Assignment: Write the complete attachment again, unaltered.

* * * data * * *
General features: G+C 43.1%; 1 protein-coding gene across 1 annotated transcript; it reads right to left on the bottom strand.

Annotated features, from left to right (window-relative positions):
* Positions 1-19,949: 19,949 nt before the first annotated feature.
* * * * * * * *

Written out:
General features: G+C 43.1%; 1 protein-coding gene across 1 annotated transcript; it reads right to left on the bottom strand.

Annotated features, from left to right (window-relative positions):
* Positions 1-19,949: 19,949 nt before the first annotated feature.